Cilantro seeds have erratic germination, beginning within about a week of planting and continuing for about 6 weeks. I like to start them in the house on folded wet paper towels slipped into sandwich bags. They do need to be checked nearly every day. As soon as individual seeds show signs of germination, I transfer them to small pots or six packs. Any good potting soil or screened compost seems to work out well.

In the absence of a greenhouse, the small plants may live outside during the day, on the porch if it is raining, and out in the sun if the weather is fair. In the summer young cilantro plants should spend the day in light or dappled shade, and their need for water will have to be attended to a few times each day. Once the seedlings reach about 2 inches tall, they can withstand some nibbling by hungry slugs and are ready to be planted out in their permanent spot. Until that time I have the best luck bringing the seedlings in at night. If slugs are not a problem in your yard, you can sow the seeds directly where you want them to grow. In any event, once the plants reach a good size, the slugs’ interest turns to other less robustly flavored greens. By starting a few seeds every two or three months (or more seeds more often if you are very fond of this herb) you can supply your kitchen with plenty of cilantro and coriander through out the seasons.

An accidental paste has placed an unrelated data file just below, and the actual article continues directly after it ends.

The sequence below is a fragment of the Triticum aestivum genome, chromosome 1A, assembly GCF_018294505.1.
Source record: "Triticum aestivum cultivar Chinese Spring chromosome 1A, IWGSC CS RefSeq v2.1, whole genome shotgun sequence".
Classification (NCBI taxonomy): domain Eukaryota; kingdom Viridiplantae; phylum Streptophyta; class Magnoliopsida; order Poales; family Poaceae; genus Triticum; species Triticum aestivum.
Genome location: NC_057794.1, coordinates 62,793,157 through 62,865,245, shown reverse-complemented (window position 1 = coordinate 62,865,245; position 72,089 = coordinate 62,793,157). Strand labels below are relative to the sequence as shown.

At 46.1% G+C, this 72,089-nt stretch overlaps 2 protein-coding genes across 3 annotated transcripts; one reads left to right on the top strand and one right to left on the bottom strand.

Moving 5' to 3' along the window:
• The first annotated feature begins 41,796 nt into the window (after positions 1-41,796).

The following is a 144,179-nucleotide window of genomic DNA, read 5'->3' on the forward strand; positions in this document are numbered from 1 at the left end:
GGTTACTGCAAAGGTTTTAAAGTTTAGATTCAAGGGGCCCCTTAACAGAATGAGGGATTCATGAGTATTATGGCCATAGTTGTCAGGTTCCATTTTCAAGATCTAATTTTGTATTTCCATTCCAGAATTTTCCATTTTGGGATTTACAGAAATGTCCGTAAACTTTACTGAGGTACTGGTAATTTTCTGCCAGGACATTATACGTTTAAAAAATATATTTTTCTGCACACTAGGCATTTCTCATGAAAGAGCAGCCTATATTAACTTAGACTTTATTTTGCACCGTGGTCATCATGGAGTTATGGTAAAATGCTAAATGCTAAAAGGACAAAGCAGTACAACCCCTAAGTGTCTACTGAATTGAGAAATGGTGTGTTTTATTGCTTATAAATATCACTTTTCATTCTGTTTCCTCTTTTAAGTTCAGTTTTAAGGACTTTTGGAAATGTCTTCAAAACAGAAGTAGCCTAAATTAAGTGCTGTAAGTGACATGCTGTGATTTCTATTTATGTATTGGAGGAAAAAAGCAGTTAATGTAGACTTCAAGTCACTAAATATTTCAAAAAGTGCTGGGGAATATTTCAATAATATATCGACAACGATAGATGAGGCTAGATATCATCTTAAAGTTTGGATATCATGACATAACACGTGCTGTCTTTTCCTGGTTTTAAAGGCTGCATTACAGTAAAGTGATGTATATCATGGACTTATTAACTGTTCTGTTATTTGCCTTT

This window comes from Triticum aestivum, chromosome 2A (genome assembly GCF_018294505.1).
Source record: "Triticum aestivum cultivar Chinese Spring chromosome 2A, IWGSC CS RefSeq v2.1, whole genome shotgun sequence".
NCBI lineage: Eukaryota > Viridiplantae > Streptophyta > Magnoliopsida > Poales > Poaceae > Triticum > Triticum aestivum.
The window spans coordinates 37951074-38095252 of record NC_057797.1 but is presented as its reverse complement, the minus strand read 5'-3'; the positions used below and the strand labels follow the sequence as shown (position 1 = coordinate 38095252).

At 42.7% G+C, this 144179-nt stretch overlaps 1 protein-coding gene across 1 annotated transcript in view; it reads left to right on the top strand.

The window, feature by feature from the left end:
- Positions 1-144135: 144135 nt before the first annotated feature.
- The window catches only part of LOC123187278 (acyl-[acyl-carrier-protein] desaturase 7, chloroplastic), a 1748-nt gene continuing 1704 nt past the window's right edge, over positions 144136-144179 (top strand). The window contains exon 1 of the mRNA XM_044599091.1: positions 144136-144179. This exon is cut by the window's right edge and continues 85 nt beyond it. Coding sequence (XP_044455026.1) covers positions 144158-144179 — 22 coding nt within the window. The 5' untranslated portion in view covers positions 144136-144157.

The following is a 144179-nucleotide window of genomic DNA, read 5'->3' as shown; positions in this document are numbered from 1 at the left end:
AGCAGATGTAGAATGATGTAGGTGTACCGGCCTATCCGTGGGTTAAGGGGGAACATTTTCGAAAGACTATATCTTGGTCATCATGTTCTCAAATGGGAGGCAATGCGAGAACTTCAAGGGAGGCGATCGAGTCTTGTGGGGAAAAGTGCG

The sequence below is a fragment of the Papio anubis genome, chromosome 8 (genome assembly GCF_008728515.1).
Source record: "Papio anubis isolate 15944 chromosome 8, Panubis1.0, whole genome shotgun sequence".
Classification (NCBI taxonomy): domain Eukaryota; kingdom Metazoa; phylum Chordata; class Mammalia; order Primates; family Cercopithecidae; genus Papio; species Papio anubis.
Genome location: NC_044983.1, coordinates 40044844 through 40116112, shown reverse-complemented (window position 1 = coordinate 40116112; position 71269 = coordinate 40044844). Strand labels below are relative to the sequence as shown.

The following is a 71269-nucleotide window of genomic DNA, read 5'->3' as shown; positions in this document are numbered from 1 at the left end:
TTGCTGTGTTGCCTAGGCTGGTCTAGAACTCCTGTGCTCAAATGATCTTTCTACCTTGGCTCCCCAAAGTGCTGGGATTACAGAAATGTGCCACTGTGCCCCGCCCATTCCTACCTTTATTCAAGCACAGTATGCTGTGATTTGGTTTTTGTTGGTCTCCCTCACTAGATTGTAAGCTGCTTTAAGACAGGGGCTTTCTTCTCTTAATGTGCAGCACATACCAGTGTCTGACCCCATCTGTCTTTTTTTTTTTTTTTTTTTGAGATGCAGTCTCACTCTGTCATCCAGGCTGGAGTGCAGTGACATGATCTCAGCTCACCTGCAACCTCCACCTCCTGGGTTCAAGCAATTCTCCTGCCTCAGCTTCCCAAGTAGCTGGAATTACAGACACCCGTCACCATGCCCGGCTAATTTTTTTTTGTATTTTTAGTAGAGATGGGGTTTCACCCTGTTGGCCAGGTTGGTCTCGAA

Seed: Evergreen Seed: and many other fine garden catalogs and nurseries.
(I have seed – but I won’t be arranging any new trades till next fall.)

Recipes: A recent search on Google Blogs turned up about a zillion recipes:


886 Words
Copyright 2006 Harvest McCampbell


martha said...

cilantro (out here it's typically called Chinese parsley) is such a versatile spice - thanks so much for your info!

Harvest said...

Hi Martha,

Thanks for your comments and I am glad you found the little article on Cilantro useful. Where are you from? Are you able to grow Cilantro in your yard?


Peta-de-Aztlan said...

Gracias for this little article Harvest. Cilantro brough back to mind some good family memories of childhood times long past when my Padre would make some good menudo on Sunday mornings and we had to have cilantro with the meal. Umm.. miss those innocent times. ~Che Peta

Harvest said...

Hi Peta,

I am suffering from cilantro deprivation at the moment. My fall planted cilantro is done, my mid winter planted cilantro was destryoed by slugs, and the newest starts are not yet producing . . .

But spring is around the corner!


hellaD said...

I hadn't realized you had written this great article about cilantro! Nice one I love the stuff!

Harvest said...

Hey HellaD! This year I am growing cilantro in pots, or at least starting it off that way. Last year it go so over run with everything else, I lost it, and had to purchase it at the store. So I have one pot going and almost ready to start taking snips, and another batch coming on as seedlings .. . I want to try culantro--that heat tolerant herb from Mexico that tastes similar. It has a couple of names, but I only remember the one. I think one name might start with a P. Do you know the herb I am thinking of???